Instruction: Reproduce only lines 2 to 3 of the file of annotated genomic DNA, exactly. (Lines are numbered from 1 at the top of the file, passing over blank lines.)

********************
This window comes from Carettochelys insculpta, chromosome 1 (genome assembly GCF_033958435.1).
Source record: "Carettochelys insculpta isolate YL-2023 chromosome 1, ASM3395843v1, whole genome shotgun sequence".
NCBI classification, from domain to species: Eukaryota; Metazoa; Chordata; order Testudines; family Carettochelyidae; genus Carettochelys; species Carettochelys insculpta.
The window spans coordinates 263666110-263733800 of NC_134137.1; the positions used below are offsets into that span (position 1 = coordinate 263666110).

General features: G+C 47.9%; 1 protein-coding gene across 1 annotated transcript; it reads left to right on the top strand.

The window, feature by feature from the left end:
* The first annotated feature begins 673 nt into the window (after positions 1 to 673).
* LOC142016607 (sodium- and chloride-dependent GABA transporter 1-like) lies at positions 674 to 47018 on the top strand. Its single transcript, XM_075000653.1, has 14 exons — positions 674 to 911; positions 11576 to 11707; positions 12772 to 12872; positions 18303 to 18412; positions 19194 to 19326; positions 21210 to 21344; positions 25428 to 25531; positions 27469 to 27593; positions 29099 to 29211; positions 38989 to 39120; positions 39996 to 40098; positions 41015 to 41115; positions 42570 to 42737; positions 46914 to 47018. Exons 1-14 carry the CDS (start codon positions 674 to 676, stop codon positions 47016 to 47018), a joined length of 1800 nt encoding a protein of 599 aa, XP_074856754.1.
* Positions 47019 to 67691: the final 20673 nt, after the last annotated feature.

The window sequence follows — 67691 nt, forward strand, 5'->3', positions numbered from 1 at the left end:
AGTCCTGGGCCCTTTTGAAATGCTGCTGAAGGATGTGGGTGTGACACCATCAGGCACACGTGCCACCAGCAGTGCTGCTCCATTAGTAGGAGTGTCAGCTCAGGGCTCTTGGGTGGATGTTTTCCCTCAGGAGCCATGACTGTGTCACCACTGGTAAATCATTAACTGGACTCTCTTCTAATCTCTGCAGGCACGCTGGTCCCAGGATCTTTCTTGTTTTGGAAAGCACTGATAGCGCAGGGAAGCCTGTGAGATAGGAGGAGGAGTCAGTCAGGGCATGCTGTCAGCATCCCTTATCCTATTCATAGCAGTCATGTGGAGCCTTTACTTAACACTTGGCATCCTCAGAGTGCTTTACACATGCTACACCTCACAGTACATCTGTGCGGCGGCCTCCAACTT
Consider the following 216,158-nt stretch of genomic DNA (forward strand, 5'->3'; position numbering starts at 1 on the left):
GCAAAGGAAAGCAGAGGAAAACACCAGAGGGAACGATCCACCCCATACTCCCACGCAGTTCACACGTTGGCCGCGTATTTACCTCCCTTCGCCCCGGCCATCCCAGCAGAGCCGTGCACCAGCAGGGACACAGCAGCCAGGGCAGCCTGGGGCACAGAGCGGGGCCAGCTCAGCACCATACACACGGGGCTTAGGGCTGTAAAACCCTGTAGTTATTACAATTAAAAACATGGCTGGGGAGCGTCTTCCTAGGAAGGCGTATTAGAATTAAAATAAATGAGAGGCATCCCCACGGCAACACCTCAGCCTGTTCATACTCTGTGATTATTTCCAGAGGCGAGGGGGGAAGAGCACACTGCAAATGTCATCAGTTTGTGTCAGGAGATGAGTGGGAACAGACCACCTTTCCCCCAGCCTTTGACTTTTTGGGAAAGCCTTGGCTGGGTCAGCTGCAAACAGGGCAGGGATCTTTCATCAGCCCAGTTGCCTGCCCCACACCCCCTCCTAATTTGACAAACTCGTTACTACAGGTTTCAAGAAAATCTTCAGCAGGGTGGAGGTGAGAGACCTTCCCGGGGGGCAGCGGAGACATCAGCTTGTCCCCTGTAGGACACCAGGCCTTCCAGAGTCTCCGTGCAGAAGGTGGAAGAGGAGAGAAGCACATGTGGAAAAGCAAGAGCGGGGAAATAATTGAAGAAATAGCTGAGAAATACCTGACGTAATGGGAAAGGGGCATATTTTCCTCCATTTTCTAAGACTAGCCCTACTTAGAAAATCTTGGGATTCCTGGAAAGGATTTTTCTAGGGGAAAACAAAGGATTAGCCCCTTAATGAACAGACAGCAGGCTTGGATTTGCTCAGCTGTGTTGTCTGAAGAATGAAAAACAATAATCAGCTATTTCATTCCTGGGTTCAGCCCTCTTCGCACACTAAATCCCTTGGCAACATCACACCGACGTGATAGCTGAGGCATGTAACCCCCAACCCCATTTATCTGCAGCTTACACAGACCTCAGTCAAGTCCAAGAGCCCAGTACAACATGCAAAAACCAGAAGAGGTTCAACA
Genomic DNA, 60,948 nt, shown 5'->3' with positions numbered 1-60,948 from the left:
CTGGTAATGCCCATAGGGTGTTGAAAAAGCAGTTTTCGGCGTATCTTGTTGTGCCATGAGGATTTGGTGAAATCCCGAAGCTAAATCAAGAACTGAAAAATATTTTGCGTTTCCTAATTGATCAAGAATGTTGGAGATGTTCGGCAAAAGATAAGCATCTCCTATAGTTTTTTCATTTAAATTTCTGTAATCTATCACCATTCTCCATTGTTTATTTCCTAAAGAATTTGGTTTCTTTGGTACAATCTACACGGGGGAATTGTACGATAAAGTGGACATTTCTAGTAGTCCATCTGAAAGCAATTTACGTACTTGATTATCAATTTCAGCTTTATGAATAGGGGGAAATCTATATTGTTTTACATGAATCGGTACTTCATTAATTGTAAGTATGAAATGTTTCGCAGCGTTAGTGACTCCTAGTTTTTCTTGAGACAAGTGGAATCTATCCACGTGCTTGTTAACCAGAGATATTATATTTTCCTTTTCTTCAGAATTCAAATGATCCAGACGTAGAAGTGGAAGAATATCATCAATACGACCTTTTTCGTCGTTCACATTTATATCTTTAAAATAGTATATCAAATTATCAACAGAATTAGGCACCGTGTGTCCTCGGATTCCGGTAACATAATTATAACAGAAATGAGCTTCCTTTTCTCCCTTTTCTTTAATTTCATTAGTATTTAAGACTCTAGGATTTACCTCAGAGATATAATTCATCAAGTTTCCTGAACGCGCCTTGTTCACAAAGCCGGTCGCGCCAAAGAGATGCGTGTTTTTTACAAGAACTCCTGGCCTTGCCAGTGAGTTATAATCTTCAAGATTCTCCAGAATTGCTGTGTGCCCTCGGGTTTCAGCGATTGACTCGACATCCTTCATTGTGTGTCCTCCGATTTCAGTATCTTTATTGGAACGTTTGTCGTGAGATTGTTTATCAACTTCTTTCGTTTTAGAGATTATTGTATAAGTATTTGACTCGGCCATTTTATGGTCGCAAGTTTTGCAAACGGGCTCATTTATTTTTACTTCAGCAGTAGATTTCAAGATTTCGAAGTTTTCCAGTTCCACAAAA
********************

Source record: "Carettochelys insculpta isolate YL-2023 chromosome 1, ASM3395843v1, whole genome shotgun sequence".
NCBI classification, from domain to species: Eukaryota; Metazoa; Chordata; order Testudines; family Carettochelyidae; genus Carettochelys; species Carettochelys insculpta.